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Months before it will find a permanent home in the Carl J. and Ruth Shapiro Cardiovascular Center, BWH installed Toshiba’s AquilionONE, which, at 320 slices, is the most powerful computed tomography scanner in its class. On Nov. 7, BWH radiologists performed the first clinical cardiac CT in the United States with this new scanner—one of only two in operation in the nation.
“This scanner produces the best cardiac and brain perfusion scans I have ever seen,” said Steven Seltzer, MD, chair of Radiology at BWH. “Toshiba really pushed the engineering envelope, and what they’ve come up with is tremendous.”
BWH took delivery of the AquilionONE weeks before it was introduced to the world at the annual conference for the Radiology Society of North America in Chicago. Frank J. Rybicki, MD, PhD, director of Cardiac CT, was one of three physicians to lead the global launch in Chicago.
The 4,400-pound device is now housed in Nuclear Medicine on L1 where coronary CTA is routinely performed with this system. The AquilionONE measures subtle changes in blood flow or minute coronary blockages no larger than the width of a small toothpick. At 320 slices, it has five times greater detector coverage than 64-slice CT scanners.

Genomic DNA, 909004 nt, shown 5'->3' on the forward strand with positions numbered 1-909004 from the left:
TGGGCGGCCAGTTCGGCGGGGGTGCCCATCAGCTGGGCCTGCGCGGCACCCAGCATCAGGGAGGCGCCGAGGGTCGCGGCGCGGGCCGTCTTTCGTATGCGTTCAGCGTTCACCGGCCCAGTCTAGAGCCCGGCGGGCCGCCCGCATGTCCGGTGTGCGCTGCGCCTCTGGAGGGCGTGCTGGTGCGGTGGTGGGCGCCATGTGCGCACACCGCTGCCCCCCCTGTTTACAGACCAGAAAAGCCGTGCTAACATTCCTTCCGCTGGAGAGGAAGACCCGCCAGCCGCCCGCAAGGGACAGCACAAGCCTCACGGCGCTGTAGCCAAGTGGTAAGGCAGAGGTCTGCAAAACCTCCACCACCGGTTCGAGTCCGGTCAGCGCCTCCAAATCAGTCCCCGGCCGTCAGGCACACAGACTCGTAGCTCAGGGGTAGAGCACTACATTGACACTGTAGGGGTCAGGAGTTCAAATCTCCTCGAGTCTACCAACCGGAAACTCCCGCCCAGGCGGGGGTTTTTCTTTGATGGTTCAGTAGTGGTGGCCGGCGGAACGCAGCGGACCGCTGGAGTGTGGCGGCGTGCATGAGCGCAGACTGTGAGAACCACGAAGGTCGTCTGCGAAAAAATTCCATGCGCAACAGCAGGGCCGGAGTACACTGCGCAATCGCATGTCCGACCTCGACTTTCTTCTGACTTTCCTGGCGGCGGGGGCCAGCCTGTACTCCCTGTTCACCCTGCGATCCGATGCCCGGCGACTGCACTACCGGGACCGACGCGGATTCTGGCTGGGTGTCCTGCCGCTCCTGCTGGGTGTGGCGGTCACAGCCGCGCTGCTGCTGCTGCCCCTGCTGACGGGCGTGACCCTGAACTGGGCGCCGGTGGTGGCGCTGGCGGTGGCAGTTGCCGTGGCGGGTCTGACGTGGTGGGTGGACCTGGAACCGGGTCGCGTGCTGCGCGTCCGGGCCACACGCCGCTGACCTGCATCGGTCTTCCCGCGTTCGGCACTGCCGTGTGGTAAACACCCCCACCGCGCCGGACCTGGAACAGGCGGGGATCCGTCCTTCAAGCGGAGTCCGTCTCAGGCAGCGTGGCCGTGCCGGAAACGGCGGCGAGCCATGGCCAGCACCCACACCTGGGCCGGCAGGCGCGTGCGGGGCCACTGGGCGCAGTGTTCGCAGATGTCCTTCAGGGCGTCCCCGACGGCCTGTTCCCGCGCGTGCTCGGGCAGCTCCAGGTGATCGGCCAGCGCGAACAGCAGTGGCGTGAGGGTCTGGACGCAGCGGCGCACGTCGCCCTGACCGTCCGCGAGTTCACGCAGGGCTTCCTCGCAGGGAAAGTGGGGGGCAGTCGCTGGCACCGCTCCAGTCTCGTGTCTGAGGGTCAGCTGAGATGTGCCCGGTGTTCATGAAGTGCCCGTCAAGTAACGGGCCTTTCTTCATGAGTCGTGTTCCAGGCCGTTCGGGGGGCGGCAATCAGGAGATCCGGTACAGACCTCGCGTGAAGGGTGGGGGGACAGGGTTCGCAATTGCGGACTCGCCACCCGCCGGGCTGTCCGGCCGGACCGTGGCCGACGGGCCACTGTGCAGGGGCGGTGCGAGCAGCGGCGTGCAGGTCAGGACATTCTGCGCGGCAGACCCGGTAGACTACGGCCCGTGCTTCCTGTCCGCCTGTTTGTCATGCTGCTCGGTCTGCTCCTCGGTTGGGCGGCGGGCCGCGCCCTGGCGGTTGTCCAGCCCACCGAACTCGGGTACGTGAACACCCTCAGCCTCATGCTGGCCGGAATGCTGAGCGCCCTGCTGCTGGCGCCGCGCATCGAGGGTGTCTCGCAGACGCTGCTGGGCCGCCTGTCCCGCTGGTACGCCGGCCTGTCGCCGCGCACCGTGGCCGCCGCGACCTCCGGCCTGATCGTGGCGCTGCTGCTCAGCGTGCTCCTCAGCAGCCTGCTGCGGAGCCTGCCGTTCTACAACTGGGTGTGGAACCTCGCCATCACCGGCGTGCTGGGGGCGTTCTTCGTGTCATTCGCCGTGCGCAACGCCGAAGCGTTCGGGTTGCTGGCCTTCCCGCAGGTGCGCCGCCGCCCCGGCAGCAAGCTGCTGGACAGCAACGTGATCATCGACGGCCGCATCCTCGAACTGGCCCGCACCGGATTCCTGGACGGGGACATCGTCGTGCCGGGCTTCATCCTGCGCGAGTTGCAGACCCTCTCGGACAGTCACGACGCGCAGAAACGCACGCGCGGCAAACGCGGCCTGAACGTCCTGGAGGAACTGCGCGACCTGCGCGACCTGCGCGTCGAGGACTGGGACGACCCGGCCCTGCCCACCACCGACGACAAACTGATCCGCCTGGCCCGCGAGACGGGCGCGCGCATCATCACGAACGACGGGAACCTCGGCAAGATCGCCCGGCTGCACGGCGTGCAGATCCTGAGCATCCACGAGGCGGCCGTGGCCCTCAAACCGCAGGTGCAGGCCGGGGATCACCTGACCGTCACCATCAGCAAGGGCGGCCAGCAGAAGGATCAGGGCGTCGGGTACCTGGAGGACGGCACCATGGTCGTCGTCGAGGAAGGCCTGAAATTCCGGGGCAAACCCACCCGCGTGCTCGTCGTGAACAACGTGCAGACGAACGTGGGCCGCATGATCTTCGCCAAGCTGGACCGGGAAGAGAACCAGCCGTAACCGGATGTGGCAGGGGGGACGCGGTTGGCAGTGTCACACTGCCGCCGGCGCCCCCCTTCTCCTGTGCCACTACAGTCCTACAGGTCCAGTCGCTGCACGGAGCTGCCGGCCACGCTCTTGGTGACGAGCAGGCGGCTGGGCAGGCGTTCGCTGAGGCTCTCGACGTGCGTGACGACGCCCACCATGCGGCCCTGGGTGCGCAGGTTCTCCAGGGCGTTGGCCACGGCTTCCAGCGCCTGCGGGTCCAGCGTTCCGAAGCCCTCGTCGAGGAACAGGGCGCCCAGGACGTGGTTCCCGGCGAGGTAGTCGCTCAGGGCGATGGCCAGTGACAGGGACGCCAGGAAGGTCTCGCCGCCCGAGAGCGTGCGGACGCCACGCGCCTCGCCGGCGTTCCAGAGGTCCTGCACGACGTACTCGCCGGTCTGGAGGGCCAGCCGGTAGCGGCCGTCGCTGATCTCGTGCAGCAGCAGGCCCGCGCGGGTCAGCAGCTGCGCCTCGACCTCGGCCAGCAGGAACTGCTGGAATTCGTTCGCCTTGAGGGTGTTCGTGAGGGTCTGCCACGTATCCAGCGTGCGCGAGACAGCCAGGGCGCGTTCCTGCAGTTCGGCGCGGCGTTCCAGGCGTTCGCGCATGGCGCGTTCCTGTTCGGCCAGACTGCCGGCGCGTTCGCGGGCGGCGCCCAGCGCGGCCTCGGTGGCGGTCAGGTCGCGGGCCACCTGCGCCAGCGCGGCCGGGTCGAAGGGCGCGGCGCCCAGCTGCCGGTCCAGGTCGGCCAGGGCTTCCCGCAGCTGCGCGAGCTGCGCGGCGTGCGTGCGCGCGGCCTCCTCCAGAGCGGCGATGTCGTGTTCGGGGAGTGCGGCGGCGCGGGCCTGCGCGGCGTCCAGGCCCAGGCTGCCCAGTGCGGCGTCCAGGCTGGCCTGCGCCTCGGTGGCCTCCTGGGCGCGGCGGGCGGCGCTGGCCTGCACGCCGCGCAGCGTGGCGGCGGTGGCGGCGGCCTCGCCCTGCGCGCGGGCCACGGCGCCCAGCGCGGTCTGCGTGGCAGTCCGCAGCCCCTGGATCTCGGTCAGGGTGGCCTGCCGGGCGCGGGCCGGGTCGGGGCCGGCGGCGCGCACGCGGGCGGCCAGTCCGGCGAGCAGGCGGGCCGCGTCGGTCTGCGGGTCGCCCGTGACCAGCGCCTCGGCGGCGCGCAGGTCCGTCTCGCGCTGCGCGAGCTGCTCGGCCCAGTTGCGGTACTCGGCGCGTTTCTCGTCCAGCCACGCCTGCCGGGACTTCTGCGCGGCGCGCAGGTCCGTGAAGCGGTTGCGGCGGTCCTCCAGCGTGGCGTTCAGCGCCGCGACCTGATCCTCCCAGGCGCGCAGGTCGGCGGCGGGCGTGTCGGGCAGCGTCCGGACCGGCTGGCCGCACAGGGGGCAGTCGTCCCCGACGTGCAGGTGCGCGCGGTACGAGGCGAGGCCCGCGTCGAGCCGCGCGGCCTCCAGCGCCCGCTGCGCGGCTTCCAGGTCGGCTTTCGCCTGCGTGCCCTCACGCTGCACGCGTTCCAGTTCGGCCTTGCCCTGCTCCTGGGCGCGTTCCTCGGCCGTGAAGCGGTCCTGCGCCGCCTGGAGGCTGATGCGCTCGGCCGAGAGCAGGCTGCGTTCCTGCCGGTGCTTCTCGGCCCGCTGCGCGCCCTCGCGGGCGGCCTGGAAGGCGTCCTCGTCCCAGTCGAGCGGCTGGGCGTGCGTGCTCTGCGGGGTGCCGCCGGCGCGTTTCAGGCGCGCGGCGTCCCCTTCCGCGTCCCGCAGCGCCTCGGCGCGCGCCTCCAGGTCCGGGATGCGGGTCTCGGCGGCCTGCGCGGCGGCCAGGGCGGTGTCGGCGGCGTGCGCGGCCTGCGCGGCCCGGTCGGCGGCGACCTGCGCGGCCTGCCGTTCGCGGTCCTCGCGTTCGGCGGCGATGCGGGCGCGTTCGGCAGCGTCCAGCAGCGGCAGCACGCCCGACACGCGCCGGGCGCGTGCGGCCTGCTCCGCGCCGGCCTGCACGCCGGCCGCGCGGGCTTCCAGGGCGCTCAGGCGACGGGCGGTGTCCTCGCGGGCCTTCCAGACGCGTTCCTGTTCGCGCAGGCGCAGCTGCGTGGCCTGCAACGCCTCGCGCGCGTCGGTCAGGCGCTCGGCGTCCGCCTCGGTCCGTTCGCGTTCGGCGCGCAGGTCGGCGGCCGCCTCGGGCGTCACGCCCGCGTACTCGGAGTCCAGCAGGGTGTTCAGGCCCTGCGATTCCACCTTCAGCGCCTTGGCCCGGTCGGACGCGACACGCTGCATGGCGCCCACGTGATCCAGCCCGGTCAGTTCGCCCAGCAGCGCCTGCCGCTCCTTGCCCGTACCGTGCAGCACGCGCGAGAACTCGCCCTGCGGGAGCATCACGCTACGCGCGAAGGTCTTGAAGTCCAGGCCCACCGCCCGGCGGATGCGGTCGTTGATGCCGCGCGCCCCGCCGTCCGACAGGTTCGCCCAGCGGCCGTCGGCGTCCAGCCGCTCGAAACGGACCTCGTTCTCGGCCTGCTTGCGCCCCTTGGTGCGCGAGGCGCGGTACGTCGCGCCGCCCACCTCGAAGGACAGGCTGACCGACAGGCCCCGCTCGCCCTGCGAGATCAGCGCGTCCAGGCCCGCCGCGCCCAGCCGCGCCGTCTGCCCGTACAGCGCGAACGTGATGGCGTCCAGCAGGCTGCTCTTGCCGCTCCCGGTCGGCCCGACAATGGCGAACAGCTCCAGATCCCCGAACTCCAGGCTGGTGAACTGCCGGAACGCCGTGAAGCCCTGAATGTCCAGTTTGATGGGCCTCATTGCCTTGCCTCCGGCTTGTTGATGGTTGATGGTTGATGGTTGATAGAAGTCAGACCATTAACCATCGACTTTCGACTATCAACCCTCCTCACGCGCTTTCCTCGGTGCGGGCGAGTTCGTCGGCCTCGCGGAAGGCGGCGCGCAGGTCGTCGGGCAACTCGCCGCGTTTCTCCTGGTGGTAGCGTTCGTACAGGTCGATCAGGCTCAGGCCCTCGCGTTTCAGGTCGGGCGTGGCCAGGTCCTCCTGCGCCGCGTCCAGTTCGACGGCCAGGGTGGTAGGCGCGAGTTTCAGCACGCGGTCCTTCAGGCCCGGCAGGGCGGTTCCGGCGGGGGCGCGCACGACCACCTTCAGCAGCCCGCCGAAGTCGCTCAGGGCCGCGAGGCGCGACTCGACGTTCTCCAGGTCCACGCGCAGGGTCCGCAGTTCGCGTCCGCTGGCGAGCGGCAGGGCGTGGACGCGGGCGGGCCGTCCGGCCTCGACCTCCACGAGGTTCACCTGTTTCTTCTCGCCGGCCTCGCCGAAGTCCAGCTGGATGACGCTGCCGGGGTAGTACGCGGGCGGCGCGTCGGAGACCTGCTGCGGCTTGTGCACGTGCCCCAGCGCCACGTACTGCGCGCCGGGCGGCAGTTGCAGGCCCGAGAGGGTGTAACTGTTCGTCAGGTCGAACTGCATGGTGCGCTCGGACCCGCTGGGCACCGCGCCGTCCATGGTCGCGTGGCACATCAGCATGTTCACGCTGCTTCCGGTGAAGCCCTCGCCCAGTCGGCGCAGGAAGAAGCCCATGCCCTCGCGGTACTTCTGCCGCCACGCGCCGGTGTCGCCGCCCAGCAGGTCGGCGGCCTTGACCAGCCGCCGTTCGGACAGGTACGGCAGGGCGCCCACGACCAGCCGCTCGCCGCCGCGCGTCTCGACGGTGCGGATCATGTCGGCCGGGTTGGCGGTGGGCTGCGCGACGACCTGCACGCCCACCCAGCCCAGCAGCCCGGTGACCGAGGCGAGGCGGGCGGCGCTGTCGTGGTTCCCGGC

A significant advantage over other imaging technologies is that the 320-CT can image a 16 cm (or 6.3 inches) volume in less than one second. This is wide enough to capture most of the body’s organs, including the heart, with one rotation of its central, X-ray emitting gantry. Comparatively, a 64-slice CT scanner images 1.3 inches at a time, leading to longer scan times.
According to Rybicki, AquilionONE’s most significant benefit to patients is that it reduces exposure to radiation and contrast doses. “The image quality is stunning, but for me, the best part is the lower patient irradiation to levels below diagnostic coronary catheterization, and that’s better for our patients,” he said.
BWH’s AquilionONE has become the hospital’s main cardiac CT scanner in its first few months of operation with scheduling through Percipio.